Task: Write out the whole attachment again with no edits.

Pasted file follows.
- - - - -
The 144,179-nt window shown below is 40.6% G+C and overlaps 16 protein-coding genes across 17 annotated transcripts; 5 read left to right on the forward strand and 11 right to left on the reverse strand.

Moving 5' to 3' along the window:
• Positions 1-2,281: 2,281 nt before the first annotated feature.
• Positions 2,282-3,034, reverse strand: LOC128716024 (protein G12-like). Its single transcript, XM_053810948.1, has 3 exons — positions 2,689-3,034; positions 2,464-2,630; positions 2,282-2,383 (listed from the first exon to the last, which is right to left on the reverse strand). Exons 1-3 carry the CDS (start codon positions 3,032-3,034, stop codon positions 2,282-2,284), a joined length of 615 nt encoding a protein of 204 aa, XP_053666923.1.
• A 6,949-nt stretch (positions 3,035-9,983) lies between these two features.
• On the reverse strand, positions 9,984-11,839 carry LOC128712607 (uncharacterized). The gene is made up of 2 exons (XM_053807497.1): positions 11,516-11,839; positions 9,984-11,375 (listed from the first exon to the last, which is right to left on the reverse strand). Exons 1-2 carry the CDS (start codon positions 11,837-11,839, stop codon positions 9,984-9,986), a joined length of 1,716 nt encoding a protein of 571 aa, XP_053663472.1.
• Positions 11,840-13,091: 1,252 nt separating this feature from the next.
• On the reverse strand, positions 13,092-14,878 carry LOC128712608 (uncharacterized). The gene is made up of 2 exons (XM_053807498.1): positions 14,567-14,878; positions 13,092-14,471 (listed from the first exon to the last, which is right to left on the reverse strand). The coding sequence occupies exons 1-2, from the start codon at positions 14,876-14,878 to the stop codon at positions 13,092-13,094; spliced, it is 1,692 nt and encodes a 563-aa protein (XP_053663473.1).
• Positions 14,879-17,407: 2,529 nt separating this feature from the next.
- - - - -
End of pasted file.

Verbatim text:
The 144,179-nt window shown below is 40.6% G+C and overlaps 16 protein-coding genes across 17 annotated transcripts; 5 read left to right on the forward strand and 11 right to left on the reverse strand.

Moving 5' to 3' along the window:
• Positions 1-2,281: 2,281 nt before the first annotated feature.
• Positions 2,282-3,034, reverse strand: LOC128716024 (protein G12-like). Its single transcript, XM_053810948.1, has 3 exons — positions 2,689-3,034; positions 2,464-2,630; positions 2,282-2,383 (listed from the first exon to the last, which is right to left on the reverse strand). Exons 1-3 carry the CDS (start codon positions 3,032-3,034, stop codon positions 2,282-2,284), a joined length of 615 nt encoding a protein of 204 aa, XP_053666923.1.
• A 6,949-nt stretch (positions 3,035-9,983) lies between these two features.
• On the reverse strand, positions 9,984-11,839 carry LOC128712607 (uncharacterized). The gene is made up of 2 exons (XM_053807497.1): positions 11,516-11,839; positions 9,984-11,375 (listed from the first exon to the last, which is right to left on the reverse strand). Exons 1-2 carry the CDS (start codon positions 11,837-11,839, stop codon positions 9,984-9,986), a joined length of 1,716 nt encoding a protein of 571 aa, XP_053663472.1.
• Positions 11,840-13,091: 1,252 nt separating this feature from the next.
• On the reverse strand, positions 13,092-14,878 carry LOC128712608 (uncharacterized). The gene is made up of 2 exons (XM_053807498.1): positions 14,567-14,878; positions 13,092-14,471 (listed from the first exon to the last, which is right to left on the reverse strand). The coding sequence occupies exons 1-2, from the start codon at positions 14,876-14,878 to the stop codon at positions 13,092-13,094; spliced, it is 1,692 nt and encodes a 563-aa protein (XP_053663473.1).
• Positions 14,879-17,407: 2,529 nt separating this feature from the next.